For example, can you REALLY switch between the 20x and the 16x and have the image quality (clarity, contrast, etc) match? I will be pleasantly surprised if there is not a huge difference between the video "look" from each lens.

As much as I love the creative freedom I feel when I shoot with an XL series camera, I have NEVER been a fan of the lens operation. There is something wrong about not having a "real" manual focus ring, or a "real" manual zoom ring, like what you find on the XL lenses. Kind of like saying you want to drive a sports car that has automatic transmission. You just miss the tactile part of the experience. In addition, manually zooming or focussing the 20x is really slow compared to a real manual lens.

That said, in a direct contradiction of everything I said above, the XL 3x wide angle is absolutely the BEST lens I have ever shot with. Being a fan of shooting close and at wide angle, when I have the 3x stuck on the front of the camera, I feel like superman... like I can do ANYTHING and the lens will always get the shot.

I am SO looking forward to receiving the 16x manual lens. Although I admit that I am a bit bummed about the 16x not having true Iris control...

I will keep you posted about my findings.
Matt
Matthew C. Abourezk is offline   Reply With Quote
Old February 18th, 2005, 09:32 AM   #13
Regular Crew
 
Join Date: Nov 2004
Location: London United Kingdom
Posts: 31
Hi;

I agree Matt, I finally got the 3x wide and fell in love immediately, even with it's backfocus issues and auto only mode it still gives a cracking image!

Olly
Rachel Oliver is offline   Reply With Quote
Old February 18th, 2005, 09:38 AM   #14
Wrangler
 
Join Date: Jan 2002
Location: Los Angeles, CA
Posts: 6,781
<<<-- Originally posted by Rachel Oliver : Something that freaked me out in your post was the idea of racking the Fstops on the fly in and out of the shadows, on film I wouldn't dream of this as the lattitude would handle it >>>

Hi Rachel:

Riding the iris is pretty common in the film world too--not constantly, but usually when a shot will rotate through 180 degrees (front lit to backlit, for instance). I've often buried up to a 3-stop pull in moves and had them virtually indetectable. Leaving it up to the emulsion is possibly especially for something headed straight for telecine, but I wouldn't want to rely on the Hazeltine for executing a delicate exposure ride.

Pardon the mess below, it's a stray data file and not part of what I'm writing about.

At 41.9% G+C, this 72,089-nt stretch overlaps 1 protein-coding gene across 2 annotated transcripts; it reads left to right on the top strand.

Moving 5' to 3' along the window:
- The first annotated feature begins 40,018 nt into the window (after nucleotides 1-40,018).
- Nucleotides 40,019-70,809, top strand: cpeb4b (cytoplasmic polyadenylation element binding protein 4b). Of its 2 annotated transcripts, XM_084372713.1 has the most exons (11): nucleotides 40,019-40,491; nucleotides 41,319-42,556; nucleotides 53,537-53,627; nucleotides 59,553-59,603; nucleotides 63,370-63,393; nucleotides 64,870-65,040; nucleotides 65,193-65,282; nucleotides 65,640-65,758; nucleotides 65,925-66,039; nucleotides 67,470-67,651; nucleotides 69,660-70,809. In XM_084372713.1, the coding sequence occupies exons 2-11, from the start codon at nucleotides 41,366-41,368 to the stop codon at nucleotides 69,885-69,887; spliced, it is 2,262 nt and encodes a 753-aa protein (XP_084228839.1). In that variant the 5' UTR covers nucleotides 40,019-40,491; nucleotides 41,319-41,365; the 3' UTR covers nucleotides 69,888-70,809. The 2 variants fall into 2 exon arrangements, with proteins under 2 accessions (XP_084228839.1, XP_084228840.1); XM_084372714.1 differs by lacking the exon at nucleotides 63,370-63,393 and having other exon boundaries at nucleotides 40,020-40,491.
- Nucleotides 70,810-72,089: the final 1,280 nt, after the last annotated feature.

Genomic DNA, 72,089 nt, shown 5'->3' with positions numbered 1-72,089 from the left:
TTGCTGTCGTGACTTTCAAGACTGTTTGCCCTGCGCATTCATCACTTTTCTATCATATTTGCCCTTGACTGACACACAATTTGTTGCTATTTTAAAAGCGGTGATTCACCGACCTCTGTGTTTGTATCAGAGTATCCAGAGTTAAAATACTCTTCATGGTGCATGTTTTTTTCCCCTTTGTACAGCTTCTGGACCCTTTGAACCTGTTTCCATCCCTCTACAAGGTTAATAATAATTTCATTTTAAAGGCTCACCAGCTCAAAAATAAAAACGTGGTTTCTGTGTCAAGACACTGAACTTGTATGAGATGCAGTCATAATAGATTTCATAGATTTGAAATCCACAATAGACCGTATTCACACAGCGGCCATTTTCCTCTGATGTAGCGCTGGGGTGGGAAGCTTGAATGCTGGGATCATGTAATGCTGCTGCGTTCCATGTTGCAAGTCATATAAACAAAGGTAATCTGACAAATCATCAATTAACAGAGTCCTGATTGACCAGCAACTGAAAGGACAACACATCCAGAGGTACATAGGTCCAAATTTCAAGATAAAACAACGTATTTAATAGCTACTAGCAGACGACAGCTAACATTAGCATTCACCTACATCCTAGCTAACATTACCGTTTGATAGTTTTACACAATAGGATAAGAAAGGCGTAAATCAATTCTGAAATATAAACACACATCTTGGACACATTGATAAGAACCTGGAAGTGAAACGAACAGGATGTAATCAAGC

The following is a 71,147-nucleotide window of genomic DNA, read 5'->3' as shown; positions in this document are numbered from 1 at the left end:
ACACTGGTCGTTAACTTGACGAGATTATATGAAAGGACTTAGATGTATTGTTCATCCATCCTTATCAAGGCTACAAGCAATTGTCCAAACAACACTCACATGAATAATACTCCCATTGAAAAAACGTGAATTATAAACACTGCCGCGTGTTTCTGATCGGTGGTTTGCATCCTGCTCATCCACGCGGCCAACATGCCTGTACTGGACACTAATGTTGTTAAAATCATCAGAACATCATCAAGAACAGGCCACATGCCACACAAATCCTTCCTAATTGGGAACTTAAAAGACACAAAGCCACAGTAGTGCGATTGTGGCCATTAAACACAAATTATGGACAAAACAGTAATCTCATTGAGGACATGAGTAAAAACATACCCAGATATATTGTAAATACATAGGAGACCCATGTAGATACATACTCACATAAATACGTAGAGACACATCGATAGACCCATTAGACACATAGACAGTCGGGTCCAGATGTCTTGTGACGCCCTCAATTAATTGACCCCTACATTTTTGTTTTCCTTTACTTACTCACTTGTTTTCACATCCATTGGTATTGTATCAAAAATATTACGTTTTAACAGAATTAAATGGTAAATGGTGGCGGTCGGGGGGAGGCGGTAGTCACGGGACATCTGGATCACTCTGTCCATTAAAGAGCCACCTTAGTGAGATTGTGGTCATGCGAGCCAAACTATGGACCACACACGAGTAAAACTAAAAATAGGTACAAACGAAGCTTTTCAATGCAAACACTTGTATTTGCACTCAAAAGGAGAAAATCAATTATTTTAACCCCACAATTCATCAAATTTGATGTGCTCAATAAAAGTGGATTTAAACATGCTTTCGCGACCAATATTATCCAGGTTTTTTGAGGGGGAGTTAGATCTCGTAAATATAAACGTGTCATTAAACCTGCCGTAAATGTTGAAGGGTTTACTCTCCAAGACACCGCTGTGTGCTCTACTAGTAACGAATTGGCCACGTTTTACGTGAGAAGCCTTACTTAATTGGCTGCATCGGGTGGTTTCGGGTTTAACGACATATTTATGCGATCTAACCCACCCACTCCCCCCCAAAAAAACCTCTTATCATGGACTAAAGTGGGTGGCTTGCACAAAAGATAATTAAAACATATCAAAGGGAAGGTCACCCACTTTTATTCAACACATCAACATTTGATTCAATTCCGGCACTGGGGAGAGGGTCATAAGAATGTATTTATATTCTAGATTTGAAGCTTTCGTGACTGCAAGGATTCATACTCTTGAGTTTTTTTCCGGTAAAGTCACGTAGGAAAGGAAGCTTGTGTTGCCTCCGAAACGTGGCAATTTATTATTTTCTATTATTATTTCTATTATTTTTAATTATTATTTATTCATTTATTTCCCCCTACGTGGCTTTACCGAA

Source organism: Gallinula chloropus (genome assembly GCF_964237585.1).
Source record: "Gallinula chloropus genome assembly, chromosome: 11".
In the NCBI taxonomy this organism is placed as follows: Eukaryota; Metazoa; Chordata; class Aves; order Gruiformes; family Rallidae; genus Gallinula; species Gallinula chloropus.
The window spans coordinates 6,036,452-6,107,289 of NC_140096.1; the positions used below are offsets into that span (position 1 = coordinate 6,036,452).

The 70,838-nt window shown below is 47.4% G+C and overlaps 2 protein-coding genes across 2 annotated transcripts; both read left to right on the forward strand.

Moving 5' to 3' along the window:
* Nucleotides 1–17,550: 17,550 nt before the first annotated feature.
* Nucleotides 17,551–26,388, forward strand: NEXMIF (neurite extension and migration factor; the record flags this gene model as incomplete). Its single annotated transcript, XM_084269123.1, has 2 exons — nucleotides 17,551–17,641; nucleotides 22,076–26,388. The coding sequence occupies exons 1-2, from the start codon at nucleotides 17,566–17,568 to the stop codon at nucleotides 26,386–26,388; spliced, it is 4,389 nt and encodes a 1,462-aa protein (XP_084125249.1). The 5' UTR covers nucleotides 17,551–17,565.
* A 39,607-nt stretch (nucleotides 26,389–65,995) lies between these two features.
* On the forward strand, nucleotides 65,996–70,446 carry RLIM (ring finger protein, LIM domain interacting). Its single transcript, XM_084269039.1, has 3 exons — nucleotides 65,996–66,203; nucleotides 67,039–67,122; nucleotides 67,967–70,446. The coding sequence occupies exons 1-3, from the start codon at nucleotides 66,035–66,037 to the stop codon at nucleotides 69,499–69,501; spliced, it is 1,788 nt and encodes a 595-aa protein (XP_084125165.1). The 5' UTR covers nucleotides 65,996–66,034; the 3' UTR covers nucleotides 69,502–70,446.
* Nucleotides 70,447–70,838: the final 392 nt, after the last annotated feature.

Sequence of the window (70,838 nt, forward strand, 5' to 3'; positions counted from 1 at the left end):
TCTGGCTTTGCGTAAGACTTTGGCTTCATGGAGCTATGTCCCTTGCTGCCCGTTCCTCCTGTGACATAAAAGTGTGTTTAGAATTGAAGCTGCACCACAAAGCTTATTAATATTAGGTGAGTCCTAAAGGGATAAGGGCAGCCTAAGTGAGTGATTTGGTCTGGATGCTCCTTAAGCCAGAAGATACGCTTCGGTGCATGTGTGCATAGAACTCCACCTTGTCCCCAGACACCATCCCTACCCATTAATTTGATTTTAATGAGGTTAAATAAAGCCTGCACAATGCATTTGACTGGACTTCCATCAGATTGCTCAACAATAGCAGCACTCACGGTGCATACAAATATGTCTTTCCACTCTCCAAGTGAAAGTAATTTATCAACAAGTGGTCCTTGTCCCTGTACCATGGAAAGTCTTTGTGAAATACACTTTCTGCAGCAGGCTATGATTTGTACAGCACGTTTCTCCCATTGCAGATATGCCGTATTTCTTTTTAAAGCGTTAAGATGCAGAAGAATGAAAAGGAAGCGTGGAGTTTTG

And certainly on video, this sort of thing is a bear because there is no way to bring back overexposure, so you are forced to underexpose the shade side. It's a bit like shooting reversal stock.
__________________
Charles Papert
www.charlespapert.com
Charles Papert is offline   Reply With Quote
Old February 18th, 2005, 10:57 AM   #15
Regular Crew
 
Join Date: Nov 2004
Location: London United Kingdom
Posts: 31
Hi;

Absolutely Mr Papert! I've rarely shot in situations that needed me to do it but your right, it's more common than I made out. I think I was just a little nervous of the new format and the infamous lattitude cut off but so far it's really suprised me actually! Well that and a little help from a Tiffen soft con......

Olly
Rachel Oliver is offline   Reply
Reply

DV Info Net refers all where-to-buy and where-to-rent questions exclusively to these trusted full line dealers and rental houses...

Professional Video
(800) 833-4801
Portland, OR

B&H Photo Video
(866) 521-7381
New York, NY

Z.G.C.
(973) 335-4460
Mountain Lakes, NJ

Abel Cine Tech
(888) 700-4416
N.Y. NY & L.A. CA

Precision Camera
(800) 677-1023
Austin, TX

DV Info Net also encourages you to support local businesses and buy from an authorized dealer in your neighborhood.
  You are here: DV Info Net > Canon EOS / MXF / AVCHD / HDV / DV Camera Systems > Canon HDV and DV Camera Systems > Canon XL and GL Series DV Camcorders

Thread Tools Search this Thread
Search this Thread:

Advanced Search

 



Google
 

All times are GMT -6. The time now is 04:52 AM.


DV Info Net -- Real Names, Real People, Real Info!
1998-2017 The Digital Video Information Network